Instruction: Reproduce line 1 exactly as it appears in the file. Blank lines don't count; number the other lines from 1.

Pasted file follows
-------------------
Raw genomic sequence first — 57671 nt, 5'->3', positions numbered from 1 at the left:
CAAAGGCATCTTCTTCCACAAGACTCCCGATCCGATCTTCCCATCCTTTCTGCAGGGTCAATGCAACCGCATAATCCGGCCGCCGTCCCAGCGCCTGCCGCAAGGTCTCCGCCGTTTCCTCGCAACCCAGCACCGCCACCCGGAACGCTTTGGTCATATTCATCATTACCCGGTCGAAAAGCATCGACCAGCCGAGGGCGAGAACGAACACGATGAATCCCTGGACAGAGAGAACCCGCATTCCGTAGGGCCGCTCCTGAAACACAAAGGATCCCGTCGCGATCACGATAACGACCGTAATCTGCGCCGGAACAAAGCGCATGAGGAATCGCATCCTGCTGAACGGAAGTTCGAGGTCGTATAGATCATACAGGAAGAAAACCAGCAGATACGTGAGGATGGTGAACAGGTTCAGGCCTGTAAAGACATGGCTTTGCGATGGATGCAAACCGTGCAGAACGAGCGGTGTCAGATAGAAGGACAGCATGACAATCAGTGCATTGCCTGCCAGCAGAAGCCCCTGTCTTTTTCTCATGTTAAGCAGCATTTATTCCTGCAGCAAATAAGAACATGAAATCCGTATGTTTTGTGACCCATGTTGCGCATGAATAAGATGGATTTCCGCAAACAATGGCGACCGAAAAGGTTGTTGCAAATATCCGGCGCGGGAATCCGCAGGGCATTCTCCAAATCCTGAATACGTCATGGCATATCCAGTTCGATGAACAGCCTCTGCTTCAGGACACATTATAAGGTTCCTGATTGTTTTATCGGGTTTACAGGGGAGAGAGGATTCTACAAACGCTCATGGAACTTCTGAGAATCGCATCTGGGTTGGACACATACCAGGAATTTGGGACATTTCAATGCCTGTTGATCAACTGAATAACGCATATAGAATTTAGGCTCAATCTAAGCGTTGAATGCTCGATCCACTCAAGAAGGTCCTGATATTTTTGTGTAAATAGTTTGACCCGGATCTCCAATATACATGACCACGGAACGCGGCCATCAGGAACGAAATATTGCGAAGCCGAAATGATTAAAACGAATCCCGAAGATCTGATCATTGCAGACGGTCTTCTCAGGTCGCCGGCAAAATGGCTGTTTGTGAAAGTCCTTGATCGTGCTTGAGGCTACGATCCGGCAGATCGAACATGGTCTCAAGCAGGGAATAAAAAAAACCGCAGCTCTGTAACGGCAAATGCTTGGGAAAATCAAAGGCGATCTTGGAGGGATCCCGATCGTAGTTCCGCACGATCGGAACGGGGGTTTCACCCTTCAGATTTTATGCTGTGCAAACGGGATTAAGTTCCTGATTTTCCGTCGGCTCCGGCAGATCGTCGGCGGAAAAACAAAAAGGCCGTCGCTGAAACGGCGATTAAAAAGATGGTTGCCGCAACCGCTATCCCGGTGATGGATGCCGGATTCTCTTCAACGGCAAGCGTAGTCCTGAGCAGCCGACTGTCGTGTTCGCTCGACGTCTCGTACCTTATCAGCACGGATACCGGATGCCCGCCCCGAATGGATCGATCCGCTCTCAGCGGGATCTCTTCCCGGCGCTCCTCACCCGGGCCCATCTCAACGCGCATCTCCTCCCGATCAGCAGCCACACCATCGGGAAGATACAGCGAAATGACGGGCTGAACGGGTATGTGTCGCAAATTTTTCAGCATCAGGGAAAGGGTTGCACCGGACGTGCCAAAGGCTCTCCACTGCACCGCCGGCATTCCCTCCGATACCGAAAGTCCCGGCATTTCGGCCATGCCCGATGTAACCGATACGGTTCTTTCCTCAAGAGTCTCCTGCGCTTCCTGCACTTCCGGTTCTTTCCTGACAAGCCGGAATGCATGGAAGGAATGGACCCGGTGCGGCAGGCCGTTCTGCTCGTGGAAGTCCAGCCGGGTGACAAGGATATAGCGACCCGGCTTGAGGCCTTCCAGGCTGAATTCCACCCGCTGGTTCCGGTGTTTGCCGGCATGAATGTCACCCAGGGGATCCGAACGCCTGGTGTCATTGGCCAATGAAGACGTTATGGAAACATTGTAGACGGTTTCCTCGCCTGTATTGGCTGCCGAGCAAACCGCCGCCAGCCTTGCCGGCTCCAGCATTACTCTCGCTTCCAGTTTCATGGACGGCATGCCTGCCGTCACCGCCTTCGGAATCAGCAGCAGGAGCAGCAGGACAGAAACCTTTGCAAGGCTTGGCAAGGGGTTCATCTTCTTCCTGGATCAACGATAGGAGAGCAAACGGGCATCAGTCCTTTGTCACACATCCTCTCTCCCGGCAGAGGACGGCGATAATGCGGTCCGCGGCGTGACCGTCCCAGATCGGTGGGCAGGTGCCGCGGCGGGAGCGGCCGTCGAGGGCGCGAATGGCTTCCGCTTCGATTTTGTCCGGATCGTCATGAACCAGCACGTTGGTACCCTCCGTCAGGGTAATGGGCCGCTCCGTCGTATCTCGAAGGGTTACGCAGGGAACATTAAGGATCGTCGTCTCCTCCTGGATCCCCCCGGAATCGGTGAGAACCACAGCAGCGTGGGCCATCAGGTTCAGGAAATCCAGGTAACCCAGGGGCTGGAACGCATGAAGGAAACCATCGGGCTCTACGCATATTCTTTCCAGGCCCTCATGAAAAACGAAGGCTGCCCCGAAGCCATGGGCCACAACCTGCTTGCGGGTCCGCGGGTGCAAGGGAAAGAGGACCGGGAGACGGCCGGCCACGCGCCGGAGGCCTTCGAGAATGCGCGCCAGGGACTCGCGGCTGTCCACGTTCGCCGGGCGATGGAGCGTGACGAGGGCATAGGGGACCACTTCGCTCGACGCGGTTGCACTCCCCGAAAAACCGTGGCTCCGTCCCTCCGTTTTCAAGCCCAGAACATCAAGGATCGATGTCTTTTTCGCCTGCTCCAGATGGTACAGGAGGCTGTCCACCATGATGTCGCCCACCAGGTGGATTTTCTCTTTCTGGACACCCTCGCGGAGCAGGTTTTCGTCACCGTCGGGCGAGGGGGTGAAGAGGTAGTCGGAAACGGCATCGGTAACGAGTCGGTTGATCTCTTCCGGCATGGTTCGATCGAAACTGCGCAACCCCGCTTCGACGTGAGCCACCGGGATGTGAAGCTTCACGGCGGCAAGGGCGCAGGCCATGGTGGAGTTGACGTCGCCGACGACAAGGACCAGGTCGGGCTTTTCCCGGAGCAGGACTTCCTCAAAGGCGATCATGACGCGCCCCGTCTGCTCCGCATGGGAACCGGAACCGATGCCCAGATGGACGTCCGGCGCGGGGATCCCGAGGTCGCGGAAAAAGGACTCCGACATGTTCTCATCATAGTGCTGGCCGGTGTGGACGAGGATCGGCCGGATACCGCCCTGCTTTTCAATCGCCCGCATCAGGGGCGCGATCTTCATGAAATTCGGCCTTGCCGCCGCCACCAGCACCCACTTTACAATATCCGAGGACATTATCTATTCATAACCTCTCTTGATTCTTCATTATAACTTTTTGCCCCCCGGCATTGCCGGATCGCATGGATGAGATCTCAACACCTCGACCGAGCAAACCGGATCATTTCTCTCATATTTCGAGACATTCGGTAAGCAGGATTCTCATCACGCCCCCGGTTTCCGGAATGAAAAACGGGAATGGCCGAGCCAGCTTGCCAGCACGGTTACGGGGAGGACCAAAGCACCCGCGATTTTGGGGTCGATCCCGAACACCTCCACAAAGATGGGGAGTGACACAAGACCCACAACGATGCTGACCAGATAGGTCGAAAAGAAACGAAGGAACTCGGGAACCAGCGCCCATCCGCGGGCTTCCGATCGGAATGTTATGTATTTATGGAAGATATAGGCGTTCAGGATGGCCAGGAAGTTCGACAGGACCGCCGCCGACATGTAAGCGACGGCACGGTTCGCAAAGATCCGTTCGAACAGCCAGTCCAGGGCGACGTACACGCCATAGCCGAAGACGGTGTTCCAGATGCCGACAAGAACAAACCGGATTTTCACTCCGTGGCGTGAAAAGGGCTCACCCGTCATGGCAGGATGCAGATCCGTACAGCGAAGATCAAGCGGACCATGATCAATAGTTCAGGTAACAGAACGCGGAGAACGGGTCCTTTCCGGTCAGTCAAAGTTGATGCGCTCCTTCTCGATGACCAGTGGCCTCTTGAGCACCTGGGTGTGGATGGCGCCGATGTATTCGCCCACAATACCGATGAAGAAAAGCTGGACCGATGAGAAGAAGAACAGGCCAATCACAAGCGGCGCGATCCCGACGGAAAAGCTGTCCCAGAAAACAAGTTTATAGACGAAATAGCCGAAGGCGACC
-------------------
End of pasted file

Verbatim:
Raw genomic sequence first — 57671 nt, 5'->3', positions numbered from 1 at the left: